The season of the standardized test is upon us. Probably the most dreaded time of the year for teachers and students alike.
Why? The end of the school year is in sight. Summer is just around the corner. The months of April and May should be a happy time!
So, why do teachers hate standardized testing with such a fiery passion? There are many, many, many reasons, of course…too many to name, but I’ll venture a few. Standardized tests, in their very nature, are antithetical to my classroom environment. I work to differentiate instruction to meet the learning needs of my students. Standardized tests require every student to successfully (hopefully) complete the exact same test, regardless of how they learn best. The questions seem to be created to try to “trip up” the students, or at the very least make them second guess their responses. How is this a true illustration of what the students have learned?
To make matters worse, the increasingly huge emphasis placed upon performance on standardized tests is a HUGE stress to teachers and students alike. As a teacher, I have difficulty with the fact that my abilities as a teacher as well as what my students have learned about American Government is determined by one 50 question multiple choice test that my students take at the end of the year. Am I teaching important information about our system of government, or teaching them how to regurgitate information on a test?
Aren’t we supposed to be moving away from the memorize-test-repeat model?
I could rant for hours about the lovely world of standardized tests, and I’m sure that most of you could do the same.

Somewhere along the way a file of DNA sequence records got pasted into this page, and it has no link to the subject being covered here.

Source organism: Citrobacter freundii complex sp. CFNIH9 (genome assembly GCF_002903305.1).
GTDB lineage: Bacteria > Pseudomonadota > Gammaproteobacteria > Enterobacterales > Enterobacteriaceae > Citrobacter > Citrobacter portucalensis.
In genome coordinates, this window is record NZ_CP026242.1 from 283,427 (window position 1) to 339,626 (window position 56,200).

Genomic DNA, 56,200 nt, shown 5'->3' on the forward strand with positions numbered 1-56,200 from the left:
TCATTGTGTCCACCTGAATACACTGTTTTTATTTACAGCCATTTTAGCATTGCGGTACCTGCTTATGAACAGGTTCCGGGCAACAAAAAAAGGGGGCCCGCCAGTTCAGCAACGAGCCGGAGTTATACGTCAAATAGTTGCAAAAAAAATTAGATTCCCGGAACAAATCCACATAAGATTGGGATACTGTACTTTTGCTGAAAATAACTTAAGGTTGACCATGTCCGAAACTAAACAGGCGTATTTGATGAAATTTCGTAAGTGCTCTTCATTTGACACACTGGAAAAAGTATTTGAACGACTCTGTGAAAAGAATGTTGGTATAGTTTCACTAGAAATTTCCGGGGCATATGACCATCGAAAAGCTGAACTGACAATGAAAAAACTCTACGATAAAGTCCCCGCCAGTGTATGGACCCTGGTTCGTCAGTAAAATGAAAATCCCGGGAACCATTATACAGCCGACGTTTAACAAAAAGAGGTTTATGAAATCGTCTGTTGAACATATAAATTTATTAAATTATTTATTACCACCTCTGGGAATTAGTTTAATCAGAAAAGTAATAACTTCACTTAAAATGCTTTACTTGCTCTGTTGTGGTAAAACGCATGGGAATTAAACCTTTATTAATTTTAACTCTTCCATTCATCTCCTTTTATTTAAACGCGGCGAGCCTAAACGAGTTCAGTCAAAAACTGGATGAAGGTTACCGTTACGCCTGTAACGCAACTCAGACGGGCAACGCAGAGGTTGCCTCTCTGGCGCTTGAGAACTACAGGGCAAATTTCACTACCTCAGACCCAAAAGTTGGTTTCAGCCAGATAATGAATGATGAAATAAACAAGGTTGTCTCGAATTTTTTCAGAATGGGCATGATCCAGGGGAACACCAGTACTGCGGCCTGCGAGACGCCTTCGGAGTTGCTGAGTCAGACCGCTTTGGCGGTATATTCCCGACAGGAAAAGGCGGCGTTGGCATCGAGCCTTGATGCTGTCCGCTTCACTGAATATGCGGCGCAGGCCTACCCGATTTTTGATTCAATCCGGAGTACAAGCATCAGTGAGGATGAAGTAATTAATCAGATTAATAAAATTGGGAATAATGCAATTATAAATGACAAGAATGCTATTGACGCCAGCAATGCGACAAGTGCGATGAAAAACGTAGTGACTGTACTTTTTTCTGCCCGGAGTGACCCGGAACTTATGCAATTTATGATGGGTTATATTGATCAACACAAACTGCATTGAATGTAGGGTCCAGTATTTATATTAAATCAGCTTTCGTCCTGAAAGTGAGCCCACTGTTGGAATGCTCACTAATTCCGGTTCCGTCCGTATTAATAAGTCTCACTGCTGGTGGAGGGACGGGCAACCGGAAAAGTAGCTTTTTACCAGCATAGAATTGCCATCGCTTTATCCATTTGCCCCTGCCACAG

However (insert hair flip here!!) let’s move on to how I plan to make standardized test review a tad less mind-numbingly boring and a bit more exciting.
In addition to taking practice tests, creating flashcards, and playing review games (I hate the practice test routine, but I feel like it just has to be done), we’ll be playing both versions of “Show What You Know,” a game I created one night as I was attempting to fall asleep.
I’m sure you’ve been here, too. The moment you’re about to close your eyes, a random idea pops into your head. Synapses start firing and before you know it, you’ve got an activity in your head.
Some people may have jumped out of bed, fired up the laptop and started typing the idea before it drifted into the night. Not me! I texted my mom some disconnected phrases and said, “remind me of this in the morning.”
Here’s a rundown of the basics of “Show What You Know (version 1 – choice),” which is best described as a mashup of Pictionary, charades, and simple definition
- Students draw a card from the stack
- This card includes a term and four description options
- Students must describe the term for their group using one of the options, each worth a certain amount of points
- For example, students can define the term to earn 1 point for their group or can act out the term to earn 7 points for their group (other options are available as well)
“Show What You Know (version 1-choice)” allows students, as the title implies, to choose how they wish to describe the term to their group. If they’re comfortable with the term (and with acting a tad silly) then they earn more points.
“Show What You Know (version 2-luck of the draw)” requires students to choose a card from the term deck and a card from the action deck. The same description options are available however, students draw their action card from the pile instead of choosing their own. A bit more intense! (If students don’t feel comfortable with the action card they’ve drawn, teachers can choose to penalize the team (or not) however they wish. For example, let’s say I draw Judicial Review and have to act out the term. Maybe I don’t remember the term or just don’t feel comfortable acting it out in front of my peers. I could choose another action card and maybe lose a point or have less time to complete the task. Just a thought 🙂
Both decks of “Show What You Know” are available through my Teachers Pay Teachers store and the Teaching with Technology store.
Join my mailing list and receive a code for a HUGE discount for either of these decks!
Thanks for reading 🙂